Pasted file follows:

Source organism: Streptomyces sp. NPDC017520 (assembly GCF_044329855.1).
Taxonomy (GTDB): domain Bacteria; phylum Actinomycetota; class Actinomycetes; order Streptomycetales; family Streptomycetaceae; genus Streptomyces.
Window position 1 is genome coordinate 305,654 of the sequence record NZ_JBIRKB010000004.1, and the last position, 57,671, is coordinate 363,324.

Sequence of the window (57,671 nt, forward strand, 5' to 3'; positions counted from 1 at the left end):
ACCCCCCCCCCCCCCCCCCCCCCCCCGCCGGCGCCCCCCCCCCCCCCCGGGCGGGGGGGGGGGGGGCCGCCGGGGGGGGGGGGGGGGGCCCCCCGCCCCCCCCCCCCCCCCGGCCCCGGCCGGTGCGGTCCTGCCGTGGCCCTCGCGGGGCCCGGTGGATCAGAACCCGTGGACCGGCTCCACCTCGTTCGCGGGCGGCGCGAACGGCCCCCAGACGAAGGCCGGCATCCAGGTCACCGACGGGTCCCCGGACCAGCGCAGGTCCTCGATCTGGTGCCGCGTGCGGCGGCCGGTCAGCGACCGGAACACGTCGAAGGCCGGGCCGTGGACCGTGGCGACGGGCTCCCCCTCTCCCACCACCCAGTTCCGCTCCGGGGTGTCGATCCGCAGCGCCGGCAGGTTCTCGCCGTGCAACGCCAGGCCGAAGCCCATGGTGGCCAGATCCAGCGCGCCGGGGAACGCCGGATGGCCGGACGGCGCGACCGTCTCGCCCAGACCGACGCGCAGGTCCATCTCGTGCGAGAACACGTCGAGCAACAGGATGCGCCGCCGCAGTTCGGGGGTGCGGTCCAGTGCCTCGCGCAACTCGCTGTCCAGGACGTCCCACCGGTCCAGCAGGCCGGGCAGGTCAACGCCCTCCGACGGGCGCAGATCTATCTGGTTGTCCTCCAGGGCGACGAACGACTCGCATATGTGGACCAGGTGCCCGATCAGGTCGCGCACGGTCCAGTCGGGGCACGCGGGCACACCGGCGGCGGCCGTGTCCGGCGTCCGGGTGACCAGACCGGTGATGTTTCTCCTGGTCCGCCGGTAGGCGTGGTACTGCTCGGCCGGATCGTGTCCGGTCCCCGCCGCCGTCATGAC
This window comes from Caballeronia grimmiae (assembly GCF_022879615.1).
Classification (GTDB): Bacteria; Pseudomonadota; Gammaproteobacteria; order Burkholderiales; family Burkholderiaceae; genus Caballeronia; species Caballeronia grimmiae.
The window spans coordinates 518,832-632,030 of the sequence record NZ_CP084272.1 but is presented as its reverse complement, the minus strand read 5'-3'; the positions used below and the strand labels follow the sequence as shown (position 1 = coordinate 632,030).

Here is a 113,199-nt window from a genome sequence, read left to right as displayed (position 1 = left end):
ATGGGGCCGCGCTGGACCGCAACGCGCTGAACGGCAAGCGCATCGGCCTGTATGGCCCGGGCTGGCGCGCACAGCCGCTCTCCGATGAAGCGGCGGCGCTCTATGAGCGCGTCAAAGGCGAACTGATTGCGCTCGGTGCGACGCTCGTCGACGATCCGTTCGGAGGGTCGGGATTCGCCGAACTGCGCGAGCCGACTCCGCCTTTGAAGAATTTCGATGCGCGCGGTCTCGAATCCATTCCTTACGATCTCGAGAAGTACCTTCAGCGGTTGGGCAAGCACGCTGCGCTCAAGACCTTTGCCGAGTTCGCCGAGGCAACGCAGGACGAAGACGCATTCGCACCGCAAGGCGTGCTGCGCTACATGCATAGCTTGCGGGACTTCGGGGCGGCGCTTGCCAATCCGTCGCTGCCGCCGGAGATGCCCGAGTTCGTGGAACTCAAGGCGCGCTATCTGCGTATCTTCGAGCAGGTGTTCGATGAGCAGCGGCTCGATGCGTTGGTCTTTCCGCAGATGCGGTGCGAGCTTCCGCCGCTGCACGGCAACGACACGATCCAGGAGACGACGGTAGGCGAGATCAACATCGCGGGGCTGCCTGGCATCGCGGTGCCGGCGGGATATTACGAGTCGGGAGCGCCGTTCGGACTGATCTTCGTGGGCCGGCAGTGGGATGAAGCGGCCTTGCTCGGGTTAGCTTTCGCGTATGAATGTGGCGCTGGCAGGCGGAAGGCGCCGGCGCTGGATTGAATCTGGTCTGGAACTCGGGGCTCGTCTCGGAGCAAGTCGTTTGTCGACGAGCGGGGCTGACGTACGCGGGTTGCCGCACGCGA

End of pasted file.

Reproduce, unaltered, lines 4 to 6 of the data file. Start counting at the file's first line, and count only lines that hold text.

Sequence of the window (57,671 nt, forward strand, 5' to 3'; positions counted from 1 at the left end):
ACCCCCCCCCCCCCCCCCCCCCCCCCGCCGGCGCCCCCCCCCCCCCCCGGGCGGGGGGGGGGGGGGCCGCCGGGGGGGGGGGGGGGGGCCCCCCGCCCCCCCCCCCCCCCCGGCCCCGGCCGGTGCGGTCCTGCCGTGGCCCTCGCGGGGCCCGGTGGATCAGAACCCGTGGACCGGCTCCACCTCGTTCGCGGGCGGCGCGAACGGCCCCCAGACGAAGGCCGGCATCCAGGTCACCGACGGGTCCCCGGACCAGCGCAGGTCCTCGATCTGGTGCCGCGTGCGGCGGCCGGTCAGCGACCGGAACACGTCGAAGGCCGGGCCGTGGACCGTGGCGACGGGCTCCCCCTCTCCCACCACCCAGTTCCGCTCCGGGGTGTCGATCCGCAGCGCCGGCAGGTTCTCGCCGTGCAACGCCAGGCCGAAGCCCATGGTGGCCAGATCCAGCGCGCCGGGGAACGCCGGATGGCCGGACGGCGCGACCGTCTCGCCCAGACCGACGCGCAGGTCCATCTCGTGCGAGAACACGTCGAGCAACAGGATGCGCCGCCGCAGTTCGGGGGTGCGGTCCAGTGCCTCGCGCAACTCGCTGTCCAGGACGTCCCACCGGTCCAGCAGGCCGGGCAGGTCAACGCCCTCCGACGGGCGCAGATCTATCTGGTTGTCCTCCAGGGCGACGAACGACTCGCATATGTGGACCAGGTGCCCGATCAGGTCGCGCACGGTCCAGTCGGGGCACGCGGGCACACCGGCGGCGGCCGTGTCCGGCGTCCGGGTGACCAGACCGGTGATGTTTCTCCTGGTCCGCCGGTAGGCGTGGTACTGCTCGGCCGGATCGTGTCCGGTCCCCGCCGCCGTCATGAC
This window comes from Caballeronia grimmiae (assembly GCF_022879615.1).